The families of nine miners killed in one of Canada's worst mass murders during the bitter Giant Mine 1992 labor dispute in the Northwest Territories have lost a $10 million judgment awarded to them by a lower court justice in 2004.
The Court of Appeal of the Northwest Territories ruled that Pinkerton's of Canada, the Government of the Northwest Territories, the National Automobile, Aerospace, Transportation and General Workers of Canada, and Timothy Alexander Bettger did not owe a duty of care in negligence to the surviving family members who were killed in a September 18, 1992, blast deliberately set by a striking miner.
The fallout from 18-month long strike, lockout, the killings, and one of the largest murder investigations in Royal Canadian Mounted Police History are still being debated in Canadian courts almost 16 years later. There have been two books and a television movie about the murders, which impacted the community of Yellowknife.
Years later, Roger Warren, the striking miner convicted of the murders, contends that he was forced to confess and is actually innocent. A rail car transporting replacement workers-Vern Fullowka, 36, Norm Hourie, 53, Chris Neil, 29, Joe Pandev, 55, Shane Riggs, 27, Robert Rowsell, 37, Arnold Russell, 41, Malcolm Sawler, 38, and Dave Vodnoski, 25-hit a trip wire the morning of September 18th, setting off a powerful explosion.
Warren said he intended only to frighten the replacement workers and cause those in authority to force them out of the mine, thereby preventing operations and bringing the strike closer to resolution
Eight miners' widows, Riggs' mother, and 17 children were directly impacted by the blast. Shelia Fullowka, Doreen Hourie, Tracy Neill, Judit Pandev, Ella May Carol Riggs, Doreen Vodnoski, Carlene Rowsell, Karen Russell, Bonnie and Bonnie Lou Sawler all filed suit. James O'Neil--a mine rescue team member who went into shock and suffered serious post-traumatic stress problems after investigating the blast and viewing the murder scene-- joined them.
Mining CEO Margaret Witte (now Peggy Kent, the Chairman, President and CEO of Century Mining Company) and Royal Oak Mines bought Giant in 1990 when the price of gold had dropped below the mining cost. Witte slashed costs and increased production as relationships with the mine staff and their union declined. The union complains that mine safety was being compromised in the process.
The miners had planned to strike on May 23, 1992, but Royal Oak had locked them out a day before. Royal Oak hired replacement workers and was transporting to the mine within hours. After a number of months, several union members crossed the picket line and resumed work. The RCMP provided a riot squad as Royal Oak hired Pinkerton's to provide security.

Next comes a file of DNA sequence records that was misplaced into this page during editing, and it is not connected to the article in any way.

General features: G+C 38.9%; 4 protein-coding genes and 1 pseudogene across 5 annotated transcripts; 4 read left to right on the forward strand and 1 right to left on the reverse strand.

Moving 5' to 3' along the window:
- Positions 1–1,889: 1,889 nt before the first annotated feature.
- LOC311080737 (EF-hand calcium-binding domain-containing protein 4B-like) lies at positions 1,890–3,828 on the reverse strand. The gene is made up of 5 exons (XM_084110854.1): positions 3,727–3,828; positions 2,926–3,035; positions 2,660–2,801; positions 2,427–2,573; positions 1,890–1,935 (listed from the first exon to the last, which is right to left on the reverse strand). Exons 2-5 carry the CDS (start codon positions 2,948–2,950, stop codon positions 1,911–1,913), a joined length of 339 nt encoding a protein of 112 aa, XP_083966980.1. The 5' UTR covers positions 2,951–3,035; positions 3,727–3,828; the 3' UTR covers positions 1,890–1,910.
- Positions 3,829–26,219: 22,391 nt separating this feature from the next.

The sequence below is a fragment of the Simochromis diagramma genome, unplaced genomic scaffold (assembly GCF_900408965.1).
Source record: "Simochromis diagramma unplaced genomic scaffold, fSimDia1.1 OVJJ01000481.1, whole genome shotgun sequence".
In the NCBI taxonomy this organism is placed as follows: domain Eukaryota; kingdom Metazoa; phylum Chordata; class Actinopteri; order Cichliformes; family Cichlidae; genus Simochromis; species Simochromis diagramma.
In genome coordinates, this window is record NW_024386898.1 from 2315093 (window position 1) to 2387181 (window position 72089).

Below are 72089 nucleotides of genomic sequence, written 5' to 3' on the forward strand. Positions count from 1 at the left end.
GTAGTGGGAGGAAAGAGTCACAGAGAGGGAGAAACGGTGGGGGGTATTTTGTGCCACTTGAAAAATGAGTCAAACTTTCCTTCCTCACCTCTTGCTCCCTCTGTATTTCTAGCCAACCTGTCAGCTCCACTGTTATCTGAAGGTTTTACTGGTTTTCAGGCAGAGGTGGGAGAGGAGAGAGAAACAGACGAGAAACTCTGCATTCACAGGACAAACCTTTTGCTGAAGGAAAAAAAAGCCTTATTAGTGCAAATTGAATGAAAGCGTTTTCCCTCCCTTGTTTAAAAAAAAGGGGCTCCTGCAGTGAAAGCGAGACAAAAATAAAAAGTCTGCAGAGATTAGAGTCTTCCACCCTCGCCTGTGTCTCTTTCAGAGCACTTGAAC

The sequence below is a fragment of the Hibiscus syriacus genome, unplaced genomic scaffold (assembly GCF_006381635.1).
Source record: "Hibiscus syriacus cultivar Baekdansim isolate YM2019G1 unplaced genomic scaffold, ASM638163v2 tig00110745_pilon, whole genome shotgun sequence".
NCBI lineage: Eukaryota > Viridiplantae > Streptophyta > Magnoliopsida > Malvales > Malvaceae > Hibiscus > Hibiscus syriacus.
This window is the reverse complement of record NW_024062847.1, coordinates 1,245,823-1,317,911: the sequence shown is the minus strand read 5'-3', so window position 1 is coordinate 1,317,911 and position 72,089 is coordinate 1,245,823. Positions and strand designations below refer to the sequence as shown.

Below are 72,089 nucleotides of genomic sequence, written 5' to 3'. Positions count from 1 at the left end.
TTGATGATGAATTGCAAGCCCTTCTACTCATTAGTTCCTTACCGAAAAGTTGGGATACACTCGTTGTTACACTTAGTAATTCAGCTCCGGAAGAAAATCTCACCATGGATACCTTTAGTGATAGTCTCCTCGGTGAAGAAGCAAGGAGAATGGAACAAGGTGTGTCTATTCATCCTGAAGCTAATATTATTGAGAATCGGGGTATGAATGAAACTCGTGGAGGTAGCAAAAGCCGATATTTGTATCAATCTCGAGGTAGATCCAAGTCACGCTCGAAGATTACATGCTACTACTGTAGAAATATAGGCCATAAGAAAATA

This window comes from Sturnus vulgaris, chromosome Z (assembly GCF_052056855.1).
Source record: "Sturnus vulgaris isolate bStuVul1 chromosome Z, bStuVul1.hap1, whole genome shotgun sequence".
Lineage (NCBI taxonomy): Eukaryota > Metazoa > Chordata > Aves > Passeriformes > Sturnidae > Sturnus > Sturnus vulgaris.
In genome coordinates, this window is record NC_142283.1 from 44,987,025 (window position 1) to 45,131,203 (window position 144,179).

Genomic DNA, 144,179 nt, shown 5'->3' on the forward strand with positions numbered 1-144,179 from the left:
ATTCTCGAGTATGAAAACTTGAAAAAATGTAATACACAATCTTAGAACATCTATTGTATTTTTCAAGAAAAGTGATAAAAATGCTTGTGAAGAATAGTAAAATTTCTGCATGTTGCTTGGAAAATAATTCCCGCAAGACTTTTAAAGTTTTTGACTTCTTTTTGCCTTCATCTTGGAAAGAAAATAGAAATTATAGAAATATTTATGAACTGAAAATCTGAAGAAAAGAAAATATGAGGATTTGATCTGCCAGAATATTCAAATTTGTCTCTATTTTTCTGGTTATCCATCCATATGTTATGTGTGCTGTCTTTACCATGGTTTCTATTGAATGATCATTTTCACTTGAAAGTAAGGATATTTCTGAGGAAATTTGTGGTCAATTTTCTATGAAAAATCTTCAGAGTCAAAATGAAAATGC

A group of miners, who called themselves the Cambodian Cowboys, would sneak onto the property at night and engage in sabotage. A planned protest on June 14 escalated into a riot.
The bitterness was so bad that Justice Arthur Lutz wrote in his 2004 decision that The son of one of the nine miners killed was told by a fellow student that he was pleased that his father had died in the blast as the latter crossed the picket line.
A strike settlement, ordered by the Northwest Territories Government, was imposed through binding arbitration in late 1993 and the tentative agreement was ratified in November 1993.
The Northwest Territories Workers' Compensation Board sued in 1994 to try to recover some money to help support the widows and their families.
In his decision, Lutz found that the union had endorsed much of the illegal sabotage engaged in by some of the striking miners. He ruled that Warren was encouraged to commit his crime by others, including union members.
He also found that Royal Oak had failed to protect the miners adequately and was negligent in keeping the mine open using replacement workers when it should have known it would lead to violence. Pinkerton's was liable for failing to take reasonable steps to keep Warren from entering the mine and planting the bomb. The Government of the Northwest Territories was found liable by Lutz because their mining inspectors should have used their powers to shut down the mine due to unsafe conditions created by strike violence.
Having found liability, the trial judge awarded $10,731,672 to the families of the dead miners and awarded O'Neil $586,736.
However, the appeals court found that two basic questions governed the case:
a) Did any of those parties who appealed the case owe a duty to take reasonable care to prevent Warren's criminal act?
b) If the answer to the first question is affirmative, was any breach of the duty owed by the appellants a cause of the respondents' damage or loss?
The appellant court allowed the appeals by Pinkerton's, GNWT, Bettger and CAW National, and dismissed actions and cross-appeals against them after these parties successfully challenged their liability.